Details for Power Plant Operators
Control, operate, or maintain machinery to generate electric power. Includes auxiliary equipment operators.
- Monitor power plant equipment and indicators to detect evidence of operating problems.
- Adjust controls to generate specified electrical power or to regulate the flow of power between generating stations and substations.
- Control power generating equipment, including boilers, turbines, generators, or reactors, using control boards or semi-automatic equipment.
- Regulate equipment operations and conditions, such as water levels, based on instrument data or from computers.
- Take regulatory action, based on readings from charts, meters and gauges, at established intervals.
- Start or stop generators, auxiliary pumping equipment, turbines, or other power plant equipment as necessary.
- Inspect records or log book entries or communicate with plant personnel to assess equipment operating status.
- Control or maintain auxiliary equipment, such as pumps, fans, compressors, condensers, feedwater heaters, filters, or chlorinators, to supply water, fuel, lubricants, air, or auxiliary power.
- Clean, lubricate, or maintain equipment, such as generators, turbines, pumps, or compressors, to prevent failure or deterioration.
- Communicate with systems operators to regulate and coordinate line voltages and transmission loads and frequencies.
- Record and compile operational data by completing and maintaining forms, logs, or reports.
- Open and close valves and switches in sequence to start or shut down auxiliary units.
- Collect oil, water, or electrolyte samples for laboratory analysis.
- Make adjustments or minor repairs, such as tightening leaking gland or pipe joints.
- Control generator output to match the phase, frequency, or voltage of electricity supplied to panels.
- Place standby emergency electrical generators on line in emergencies and monitor the temperature, output, and lubrication of the system.
- Receive outage calls and request necessary personnel during power outages or emergencies.
- Examine and test electrical power distribution machinery and equipment, using testing devices.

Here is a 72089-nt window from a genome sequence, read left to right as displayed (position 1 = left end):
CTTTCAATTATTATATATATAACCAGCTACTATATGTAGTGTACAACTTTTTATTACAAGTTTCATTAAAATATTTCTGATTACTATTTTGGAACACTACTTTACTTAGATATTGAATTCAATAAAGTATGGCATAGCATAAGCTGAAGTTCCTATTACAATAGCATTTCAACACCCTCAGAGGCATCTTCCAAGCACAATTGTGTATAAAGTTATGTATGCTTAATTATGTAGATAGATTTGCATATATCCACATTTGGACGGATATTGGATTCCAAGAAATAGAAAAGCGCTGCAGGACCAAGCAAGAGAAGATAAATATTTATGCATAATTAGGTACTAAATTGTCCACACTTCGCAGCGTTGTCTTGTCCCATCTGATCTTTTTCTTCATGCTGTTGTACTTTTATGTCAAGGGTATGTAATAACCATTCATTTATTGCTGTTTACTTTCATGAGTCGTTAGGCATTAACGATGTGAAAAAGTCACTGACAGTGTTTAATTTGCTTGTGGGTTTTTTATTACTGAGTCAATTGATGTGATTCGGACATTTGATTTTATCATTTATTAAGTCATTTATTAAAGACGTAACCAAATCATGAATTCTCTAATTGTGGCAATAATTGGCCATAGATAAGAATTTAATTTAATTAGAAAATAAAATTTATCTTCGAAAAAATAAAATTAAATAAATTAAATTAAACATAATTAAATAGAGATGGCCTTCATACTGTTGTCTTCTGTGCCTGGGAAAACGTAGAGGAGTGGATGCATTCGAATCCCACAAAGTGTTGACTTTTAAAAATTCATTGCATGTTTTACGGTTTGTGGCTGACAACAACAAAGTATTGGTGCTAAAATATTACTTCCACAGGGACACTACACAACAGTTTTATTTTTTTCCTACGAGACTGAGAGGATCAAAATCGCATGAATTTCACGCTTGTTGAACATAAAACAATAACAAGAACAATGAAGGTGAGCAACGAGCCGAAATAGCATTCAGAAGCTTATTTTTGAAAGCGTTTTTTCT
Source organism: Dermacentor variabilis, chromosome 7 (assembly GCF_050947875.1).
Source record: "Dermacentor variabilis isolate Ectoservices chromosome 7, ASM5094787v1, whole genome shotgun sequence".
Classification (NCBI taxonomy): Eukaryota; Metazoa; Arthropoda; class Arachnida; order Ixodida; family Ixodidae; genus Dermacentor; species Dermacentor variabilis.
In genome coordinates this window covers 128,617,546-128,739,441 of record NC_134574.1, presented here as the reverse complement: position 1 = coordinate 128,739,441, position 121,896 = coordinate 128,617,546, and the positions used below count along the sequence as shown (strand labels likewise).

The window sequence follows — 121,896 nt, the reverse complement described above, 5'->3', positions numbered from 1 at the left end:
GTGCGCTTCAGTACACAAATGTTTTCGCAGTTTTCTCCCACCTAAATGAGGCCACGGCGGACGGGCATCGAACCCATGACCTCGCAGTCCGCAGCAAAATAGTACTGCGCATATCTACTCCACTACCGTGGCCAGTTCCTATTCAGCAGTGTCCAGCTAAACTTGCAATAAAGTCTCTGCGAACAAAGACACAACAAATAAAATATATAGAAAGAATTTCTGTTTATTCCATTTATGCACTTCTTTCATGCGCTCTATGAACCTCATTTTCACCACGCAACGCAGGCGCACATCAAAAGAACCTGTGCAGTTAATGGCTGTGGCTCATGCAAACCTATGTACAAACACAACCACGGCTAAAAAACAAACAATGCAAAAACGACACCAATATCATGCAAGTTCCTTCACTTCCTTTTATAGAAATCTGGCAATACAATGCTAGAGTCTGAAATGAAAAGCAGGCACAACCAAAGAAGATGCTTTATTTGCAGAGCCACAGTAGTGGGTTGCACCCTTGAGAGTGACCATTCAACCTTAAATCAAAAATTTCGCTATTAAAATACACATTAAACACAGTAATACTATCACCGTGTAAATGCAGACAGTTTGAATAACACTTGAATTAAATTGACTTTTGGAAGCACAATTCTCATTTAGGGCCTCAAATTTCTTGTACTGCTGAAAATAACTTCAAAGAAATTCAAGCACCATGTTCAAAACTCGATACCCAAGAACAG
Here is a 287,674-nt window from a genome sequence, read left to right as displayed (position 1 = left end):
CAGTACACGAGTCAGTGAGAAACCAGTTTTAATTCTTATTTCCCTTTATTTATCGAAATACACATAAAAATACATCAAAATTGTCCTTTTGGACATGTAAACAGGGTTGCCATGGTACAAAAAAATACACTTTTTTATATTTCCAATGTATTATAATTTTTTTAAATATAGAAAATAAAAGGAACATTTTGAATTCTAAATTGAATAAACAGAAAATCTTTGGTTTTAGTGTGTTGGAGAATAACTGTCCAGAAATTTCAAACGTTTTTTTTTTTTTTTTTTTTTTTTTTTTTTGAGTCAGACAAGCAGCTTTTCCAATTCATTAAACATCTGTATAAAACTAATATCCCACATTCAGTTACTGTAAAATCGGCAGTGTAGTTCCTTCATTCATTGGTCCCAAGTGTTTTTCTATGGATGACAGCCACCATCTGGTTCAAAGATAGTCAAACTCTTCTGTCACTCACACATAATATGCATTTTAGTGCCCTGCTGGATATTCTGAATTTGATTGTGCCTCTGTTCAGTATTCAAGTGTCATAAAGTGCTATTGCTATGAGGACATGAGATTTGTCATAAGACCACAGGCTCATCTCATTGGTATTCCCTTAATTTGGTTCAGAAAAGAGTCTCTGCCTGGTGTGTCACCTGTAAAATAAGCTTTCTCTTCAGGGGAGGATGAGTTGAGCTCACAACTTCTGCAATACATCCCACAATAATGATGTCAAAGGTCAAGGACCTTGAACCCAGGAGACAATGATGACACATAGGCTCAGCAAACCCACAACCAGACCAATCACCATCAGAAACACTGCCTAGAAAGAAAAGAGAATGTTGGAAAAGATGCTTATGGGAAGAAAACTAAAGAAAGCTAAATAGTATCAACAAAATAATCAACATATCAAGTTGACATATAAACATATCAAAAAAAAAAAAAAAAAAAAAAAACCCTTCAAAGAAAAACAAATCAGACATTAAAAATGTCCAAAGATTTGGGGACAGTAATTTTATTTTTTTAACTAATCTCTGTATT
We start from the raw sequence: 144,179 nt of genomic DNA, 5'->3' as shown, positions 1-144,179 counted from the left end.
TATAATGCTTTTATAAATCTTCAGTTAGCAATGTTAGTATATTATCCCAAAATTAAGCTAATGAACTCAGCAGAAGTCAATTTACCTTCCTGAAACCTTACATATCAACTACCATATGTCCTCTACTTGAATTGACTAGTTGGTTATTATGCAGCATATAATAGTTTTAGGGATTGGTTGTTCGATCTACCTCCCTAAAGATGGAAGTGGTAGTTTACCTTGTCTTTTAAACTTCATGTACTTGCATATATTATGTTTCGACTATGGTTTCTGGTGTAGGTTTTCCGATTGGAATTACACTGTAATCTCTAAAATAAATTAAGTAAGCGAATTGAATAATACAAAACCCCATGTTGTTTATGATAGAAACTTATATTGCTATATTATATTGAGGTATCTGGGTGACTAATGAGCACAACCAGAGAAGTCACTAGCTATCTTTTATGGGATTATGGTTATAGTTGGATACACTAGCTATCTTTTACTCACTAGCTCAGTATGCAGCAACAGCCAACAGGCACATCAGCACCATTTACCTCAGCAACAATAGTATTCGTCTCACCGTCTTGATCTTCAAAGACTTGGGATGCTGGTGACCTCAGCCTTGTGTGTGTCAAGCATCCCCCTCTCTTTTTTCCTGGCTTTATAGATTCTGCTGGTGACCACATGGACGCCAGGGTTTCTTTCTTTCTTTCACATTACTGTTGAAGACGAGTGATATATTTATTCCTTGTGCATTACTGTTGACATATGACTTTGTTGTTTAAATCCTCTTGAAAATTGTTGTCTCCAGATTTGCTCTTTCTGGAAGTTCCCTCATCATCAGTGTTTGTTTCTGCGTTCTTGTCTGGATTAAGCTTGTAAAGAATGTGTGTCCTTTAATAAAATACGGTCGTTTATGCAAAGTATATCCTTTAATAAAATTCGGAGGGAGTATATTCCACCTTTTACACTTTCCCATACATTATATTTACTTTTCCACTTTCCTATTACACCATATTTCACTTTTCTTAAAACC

- Operate or maintain distributed power generation equipment, including fuel cells or microturbines, to produce energy on-site for manufacturing or other commercial purposes.
- Operate, control, or monitor equipment, such as acid or gas carbon dioxide removal units, carbon dioxide compressors, or pipelines, to capture, store, or transport carbon dioxide exhaust.
- Operate, control, or monitor gasifiers or related equipment, such as coolers, water quenches, water gas shifts reactors, or sulfur recovery units, to produce syngas or electricity from coal.
- Operate, control, or monitor integrated gasification combined cycle (IGCC) or related equipment, such as air separation units, to generate electricity from coal.
- Analyze the layout, instrumentation, or function of electrical generation or transmission facilities.
- Diagnose or troubleshoot problems with gas collection systems.
- Monitor well fields periodically to ensure proper functioning and performance.
- Operate landfill gas, methane, or natural gas fueled electrical generation systems.
- Prepare and submit compliance, operational, and safety forms or reports.
- Repair or replace gas piping.
- Trace electrical circuitry to ensure compliance of electrical systems with applicable codes or laws.
- Verify that well field monitoring data conforms to applicable regulations.
- Realistic - Realistic occupations frequently involve work activities that include practical, hands-on problems and solutions. They often deal with plants, animals, and real-world materials like wood, tools, and machinery. Many of the occupations require working outside, and do not involve a lot of paperwork or working closely with others.
- Conventional - Conventional occupations frequently involve following set procedures and routines. These occupations can include working with data and details more than with ideas. Usually there is a clear line of authority to follow.
Education, training, experience
- Education - These occupations usually require a high school diploma.
- Training - Employees in these occupations need anywhere from a few months to one year of working with experienced employees. A recognized apprenticeship program may be associated with these occupations.
- Experience - Some previous work-related skill, knowledge, or experience is usually needed. For example, a teller would benefit from experience working directly with the public.
- Mathematics -Knowledge of arithmetic, algebra, geometry, calculus, statistics, and their applications.
- Mechanical -Knowledge of machines and tools, including their designs, uses, repair, and maintenance.
- Operation Monitoring - Watching gauges, dials, or other indicators to make sure a machine is working properly.